Mark Zuckerberg, CEO of Facebook Inc., announced that there is going to be a major change in the biggest social media network’s future in terms of building up new products. Where it used to build its business foundation on open sharing, it shall be focused on private, encrypted, and ephemeral communication.
“I understand that many people don’t think Facebook can or would even want to build this kind of privacy-focused platform — because frankly we don’t currently have a strong reputation for building privacy protective services, and we’ve historically focused on tools for more open sharing,” Mark Zuckerberg wrote in a blog post on Wednesday. He added that this redirection in his company will show its ability to evolve and build the features that most people want.
The Facebook CEO used the phrase “people’s want” a multitude of times in his post, highlighting that the latest decision is curtailed according to the choice of its clients. Two major areas that they can improve on, however, are the growing concerns about the security of private information within the social media platform, and its floundering efforts to prevent the dispersal of content that is fake, violent, and a major cause for concern.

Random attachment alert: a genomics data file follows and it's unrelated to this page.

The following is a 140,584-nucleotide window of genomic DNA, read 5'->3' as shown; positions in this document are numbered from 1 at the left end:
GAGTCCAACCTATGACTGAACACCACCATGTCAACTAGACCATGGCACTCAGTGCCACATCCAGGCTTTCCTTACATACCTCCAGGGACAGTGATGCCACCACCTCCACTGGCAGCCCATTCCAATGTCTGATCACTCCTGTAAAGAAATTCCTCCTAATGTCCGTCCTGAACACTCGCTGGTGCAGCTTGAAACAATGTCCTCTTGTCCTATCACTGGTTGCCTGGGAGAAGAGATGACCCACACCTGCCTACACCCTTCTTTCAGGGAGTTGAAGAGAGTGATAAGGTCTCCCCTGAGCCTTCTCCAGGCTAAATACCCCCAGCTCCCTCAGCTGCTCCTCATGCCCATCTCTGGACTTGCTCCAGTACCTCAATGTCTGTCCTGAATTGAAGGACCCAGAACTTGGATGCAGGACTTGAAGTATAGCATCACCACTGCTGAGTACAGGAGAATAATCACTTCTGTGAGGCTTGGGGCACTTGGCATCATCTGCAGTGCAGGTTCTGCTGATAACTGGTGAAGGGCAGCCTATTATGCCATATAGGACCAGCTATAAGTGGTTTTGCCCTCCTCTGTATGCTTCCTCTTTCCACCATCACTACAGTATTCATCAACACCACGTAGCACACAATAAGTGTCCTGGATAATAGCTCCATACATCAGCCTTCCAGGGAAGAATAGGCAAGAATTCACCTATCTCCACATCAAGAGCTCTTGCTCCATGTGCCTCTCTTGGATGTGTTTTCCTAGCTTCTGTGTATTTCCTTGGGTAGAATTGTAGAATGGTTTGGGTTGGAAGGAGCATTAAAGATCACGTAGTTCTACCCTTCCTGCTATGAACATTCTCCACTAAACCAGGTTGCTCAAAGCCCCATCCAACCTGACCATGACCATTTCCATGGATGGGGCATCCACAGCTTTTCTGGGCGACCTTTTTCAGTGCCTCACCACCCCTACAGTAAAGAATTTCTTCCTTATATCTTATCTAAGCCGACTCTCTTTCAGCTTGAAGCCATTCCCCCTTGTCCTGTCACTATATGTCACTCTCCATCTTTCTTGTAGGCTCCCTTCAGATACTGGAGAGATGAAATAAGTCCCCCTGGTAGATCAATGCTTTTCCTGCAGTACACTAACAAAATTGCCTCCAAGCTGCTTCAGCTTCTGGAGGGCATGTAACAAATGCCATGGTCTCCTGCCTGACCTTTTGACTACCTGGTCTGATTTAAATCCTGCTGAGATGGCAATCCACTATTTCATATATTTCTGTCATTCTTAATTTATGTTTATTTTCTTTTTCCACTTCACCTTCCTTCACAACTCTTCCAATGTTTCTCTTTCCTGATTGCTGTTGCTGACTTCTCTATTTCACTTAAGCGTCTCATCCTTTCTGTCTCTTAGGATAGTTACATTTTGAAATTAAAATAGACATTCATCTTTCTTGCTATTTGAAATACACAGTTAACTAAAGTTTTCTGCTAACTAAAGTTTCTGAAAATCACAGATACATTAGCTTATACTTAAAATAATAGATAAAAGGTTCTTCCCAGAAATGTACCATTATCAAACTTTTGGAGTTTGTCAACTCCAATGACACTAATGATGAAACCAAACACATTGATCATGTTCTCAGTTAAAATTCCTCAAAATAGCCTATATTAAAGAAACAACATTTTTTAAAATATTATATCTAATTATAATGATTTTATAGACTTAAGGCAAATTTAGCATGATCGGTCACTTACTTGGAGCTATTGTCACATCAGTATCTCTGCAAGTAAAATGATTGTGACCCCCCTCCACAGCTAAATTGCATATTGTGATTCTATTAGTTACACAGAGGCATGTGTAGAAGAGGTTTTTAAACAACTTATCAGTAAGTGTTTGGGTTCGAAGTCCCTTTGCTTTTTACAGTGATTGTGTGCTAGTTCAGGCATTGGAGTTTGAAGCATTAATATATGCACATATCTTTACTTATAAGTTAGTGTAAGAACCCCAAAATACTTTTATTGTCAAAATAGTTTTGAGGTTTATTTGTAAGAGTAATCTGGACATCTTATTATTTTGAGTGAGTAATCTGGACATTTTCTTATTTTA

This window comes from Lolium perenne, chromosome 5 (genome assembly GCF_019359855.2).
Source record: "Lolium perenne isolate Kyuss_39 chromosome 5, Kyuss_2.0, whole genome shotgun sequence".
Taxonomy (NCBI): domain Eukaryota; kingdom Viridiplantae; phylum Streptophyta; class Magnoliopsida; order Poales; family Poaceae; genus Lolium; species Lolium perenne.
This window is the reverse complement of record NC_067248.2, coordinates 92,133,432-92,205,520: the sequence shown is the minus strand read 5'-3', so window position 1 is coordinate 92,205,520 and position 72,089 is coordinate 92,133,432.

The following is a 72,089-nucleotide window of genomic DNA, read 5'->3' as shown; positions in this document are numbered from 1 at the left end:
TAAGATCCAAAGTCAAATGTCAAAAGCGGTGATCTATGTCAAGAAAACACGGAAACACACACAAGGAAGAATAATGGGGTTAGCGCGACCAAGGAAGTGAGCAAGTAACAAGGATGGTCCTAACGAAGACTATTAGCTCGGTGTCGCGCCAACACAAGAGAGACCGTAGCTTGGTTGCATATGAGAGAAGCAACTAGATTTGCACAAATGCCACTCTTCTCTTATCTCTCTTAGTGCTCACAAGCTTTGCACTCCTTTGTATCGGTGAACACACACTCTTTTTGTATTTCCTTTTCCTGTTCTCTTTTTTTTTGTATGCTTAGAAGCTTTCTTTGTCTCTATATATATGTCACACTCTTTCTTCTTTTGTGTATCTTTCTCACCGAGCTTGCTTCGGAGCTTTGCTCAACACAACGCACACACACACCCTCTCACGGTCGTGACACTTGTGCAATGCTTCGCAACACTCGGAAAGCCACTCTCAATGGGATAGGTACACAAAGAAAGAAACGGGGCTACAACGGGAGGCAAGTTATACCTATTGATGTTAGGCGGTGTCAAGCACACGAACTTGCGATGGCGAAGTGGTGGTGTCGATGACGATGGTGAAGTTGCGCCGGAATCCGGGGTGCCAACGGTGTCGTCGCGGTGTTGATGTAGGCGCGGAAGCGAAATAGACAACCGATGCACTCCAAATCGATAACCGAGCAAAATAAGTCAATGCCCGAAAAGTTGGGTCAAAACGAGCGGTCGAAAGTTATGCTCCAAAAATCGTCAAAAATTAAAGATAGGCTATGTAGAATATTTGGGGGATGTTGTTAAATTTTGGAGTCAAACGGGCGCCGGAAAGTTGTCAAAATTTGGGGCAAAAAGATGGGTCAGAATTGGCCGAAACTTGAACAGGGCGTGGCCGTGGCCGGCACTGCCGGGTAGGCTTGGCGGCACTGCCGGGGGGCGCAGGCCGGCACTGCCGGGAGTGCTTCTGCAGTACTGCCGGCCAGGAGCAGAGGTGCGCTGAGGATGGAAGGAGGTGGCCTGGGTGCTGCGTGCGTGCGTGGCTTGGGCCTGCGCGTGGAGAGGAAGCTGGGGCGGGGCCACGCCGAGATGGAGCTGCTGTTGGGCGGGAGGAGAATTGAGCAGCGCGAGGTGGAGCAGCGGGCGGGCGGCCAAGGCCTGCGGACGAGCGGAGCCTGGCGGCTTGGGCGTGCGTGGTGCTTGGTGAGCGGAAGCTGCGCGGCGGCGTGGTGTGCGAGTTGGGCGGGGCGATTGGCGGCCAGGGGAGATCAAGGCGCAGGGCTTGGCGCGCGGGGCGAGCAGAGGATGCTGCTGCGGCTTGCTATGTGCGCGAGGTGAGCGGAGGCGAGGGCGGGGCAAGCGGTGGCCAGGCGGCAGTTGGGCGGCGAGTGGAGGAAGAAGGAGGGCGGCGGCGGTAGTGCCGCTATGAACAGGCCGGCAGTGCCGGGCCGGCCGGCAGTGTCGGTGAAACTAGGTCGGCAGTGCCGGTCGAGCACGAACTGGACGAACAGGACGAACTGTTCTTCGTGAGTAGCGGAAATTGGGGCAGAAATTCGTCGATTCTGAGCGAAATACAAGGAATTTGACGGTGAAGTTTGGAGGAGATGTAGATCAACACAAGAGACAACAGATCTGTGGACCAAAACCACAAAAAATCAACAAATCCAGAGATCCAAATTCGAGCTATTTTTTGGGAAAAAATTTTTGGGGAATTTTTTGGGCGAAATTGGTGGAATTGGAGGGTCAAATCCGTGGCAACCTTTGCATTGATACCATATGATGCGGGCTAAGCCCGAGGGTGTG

The development of encrypted messaging should be a safer way for government critics and others with opposing, controversial stand to communicate. This development will open more areas online that the network won’t be able to check up on or police, now that applications like WhatsApp are feeding violence in countries like India.
There was no indication on how the shift would affect Facebook’s ads business. The modification of Facebook’s features will allow an inter-platform messaging capability between all Facebook owned virtual properties, such as from Instagram and WhatsApp, a move which effectually merges all information regarding its customers’ profiles and identities. Mark Zuckerberg, however, made it clear that this feature is optional. You may opt to keep accounts individually if one prefers it that way.
This post came at a time when governments and users have become highly skeptical about the social network’s data collection methods. It was only less than a year ago when Cambridge Analytica inappropriately leaked out private information on Facebook’s millions of users, and many question the propriety of its means of sharing data with its many partners, and how it exploits such resources for the purpose of advertising.